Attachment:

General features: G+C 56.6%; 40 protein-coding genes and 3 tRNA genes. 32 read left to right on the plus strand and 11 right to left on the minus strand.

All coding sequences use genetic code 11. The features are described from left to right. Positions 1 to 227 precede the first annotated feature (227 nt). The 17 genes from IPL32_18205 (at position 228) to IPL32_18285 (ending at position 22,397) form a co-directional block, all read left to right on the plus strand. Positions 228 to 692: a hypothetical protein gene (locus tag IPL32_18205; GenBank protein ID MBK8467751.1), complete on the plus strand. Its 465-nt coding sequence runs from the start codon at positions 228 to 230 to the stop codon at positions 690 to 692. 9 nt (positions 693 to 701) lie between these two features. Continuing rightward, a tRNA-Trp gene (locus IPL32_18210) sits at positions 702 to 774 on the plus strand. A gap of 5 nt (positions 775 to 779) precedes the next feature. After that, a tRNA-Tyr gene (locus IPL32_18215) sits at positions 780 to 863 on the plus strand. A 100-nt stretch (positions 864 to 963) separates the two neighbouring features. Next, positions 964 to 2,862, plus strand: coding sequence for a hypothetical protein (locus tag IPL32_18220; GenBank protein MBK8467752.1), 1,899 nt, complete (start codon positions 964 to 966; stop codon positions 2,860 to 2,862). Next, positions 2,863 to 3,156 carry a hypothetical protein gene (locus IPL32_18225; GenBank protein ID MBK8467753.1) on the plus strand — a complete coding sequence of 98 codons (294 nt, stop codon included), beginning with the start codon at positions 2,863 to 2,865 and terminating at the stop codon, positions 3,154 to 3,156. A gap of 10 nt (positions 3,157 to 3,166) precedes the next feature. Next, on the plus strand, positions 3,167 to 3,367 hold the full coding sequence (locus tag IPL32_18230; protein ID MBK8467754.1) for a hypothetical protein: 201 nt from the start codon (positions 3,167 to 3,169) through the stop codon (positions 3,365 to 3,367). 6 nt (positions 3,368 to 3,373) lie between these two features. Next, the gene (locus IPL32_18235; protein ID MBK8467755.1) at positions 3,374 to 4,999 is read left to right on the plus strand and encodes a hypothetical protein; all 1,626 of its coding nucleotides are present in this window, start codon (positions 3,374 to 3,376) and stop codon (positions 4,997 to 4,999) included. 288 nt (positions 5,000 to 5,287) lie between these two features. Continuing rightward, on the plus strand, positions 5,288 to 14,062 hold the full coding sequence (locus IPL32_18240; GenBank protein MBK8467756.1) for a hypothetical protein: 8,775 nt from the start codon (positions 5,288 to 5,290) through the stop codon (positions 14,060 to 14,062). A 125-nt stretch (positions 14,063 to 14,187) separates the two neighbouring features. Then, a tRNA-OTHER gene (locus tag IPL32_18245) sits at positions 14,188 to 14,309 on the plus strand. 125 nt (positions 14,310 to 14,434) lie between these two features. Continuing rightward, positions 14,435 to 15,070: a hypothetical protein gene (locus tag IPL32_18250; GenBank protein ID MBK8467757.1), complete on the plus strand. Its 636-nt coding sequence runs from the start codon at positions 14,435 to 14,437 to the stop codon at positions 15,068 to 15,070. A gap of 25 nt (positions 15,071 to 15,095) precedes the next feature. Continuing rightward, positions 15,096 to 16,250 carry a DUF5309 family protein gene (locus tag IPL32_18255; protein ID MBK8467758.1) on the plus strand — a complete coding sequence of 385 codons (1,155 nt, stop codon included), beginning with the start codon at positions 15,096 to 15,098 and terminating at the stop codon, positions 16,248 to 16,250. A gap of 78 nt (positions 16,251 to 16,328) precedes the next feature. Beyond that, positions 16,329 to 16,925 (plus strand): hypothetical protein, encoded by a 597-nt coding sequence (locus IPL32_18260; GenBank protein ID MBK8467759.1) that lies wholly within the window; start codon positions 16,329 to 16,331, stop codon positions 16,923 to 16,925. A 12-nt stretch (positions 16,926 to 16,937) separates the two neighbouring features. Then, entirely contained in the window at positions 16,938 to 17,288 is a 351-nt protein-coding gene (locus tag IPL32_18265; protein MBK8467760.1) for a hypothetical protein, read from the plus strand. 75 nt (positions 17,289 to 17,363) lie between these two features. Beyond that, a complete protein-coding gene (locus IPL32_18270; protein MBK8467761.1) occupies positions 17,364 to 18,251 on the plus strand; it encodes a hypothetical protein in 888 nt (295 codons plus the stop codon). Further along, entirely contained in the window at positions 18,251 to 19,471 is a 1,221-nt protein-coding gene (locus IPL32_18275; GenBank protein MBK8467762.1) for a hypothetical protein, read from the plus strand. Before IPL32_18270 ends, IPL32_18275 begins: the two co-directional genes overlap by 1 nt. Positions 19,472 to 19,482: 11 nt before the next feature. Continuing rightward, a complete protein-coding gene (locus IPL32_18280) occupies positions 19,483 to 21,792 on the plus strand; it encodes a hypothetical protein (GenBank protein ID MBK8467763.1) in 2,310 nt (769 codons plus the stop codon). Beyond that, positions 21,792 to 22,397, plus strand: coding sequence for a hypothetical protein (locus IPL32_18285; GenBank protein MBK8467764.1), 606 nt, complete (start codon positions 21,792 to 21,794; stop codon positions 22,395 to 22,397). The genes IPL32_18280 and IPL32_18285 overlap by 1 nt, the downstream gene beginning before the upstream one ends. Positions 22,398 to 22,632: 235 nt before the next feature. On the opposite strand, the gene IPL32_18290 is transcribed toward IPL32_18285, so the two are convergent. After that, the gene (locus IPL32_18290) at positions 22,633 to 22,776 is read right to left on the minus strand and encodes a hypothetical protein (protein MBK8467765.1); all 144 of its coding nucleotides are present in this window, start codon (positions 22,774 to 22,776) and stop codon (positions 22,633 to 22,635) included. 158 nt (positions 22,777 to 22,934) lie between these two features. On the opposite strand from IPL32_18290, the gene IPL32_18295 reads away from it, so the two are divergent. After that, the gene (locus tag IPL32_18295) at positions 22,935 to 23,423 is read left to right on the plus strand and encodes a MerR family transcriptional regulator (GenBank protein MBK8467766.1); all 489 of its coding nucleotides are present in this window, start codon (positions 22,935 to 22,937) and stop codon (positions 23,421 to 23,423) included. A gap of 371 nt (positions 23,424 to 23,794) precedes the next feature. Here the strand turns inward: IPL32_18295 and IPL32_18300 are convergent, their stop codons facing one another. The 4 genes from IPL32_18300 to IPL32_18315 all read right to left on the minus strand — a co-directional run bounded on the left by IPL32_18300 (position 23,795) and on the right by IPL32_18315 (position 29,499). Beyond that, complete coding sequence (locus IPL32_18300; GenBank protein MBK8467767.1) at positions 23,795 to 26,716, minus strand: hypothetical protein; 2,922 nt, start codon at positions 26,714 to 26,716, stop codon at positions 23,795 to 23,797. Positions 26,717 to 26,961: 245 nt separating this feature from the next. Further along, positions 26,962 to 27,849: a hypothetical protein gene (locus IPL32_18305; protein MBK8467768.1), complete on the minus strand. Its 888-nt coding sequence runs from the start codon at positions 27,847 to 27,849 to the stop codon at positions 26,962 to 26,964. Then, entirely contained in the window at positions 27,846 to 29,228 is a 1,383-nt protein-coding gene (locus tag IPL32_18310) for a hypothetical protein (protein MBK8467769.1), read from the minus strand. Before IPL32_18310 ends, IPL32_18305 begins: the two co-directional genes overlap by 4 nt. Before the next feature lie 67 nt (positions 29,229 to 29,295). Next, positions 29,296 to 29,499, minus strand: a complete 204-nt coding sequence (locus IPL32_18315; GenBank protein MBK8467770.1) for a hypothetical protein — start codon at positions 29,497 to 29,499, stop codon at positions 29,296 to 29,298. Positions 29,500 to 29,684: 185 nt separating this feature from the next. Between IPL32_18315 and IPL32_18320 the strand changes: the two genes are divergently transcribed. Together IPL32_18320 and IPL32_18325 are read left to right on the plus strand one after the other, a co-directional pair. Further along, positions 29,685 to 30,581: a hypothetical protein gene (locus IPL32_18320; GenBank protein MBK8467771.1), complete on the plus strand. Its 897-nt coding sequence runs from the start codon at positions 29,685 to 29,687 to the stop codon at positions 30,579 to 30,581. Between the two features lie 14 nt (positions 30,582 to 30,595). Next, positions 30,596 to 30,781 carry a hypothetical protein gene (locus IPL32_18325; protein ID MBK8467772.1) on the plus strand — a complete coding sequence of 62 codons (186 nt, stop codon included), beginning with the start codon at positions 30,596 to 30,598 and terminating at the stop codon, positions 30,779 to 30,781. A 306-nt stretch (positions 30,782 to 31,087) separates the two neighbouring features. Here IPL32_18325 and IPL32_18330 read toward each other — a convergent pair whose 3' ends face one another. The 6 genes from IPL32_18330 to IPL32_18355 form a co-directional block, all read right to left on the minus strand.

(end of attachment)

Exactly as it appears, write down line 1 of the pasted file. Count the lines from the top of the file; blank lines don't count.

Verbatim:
General features: G+C 56.6%; 40 protein-coding genes and 3 tRNA genes. 32 read left to right on the plus strand and 11 right to left on the minus strand.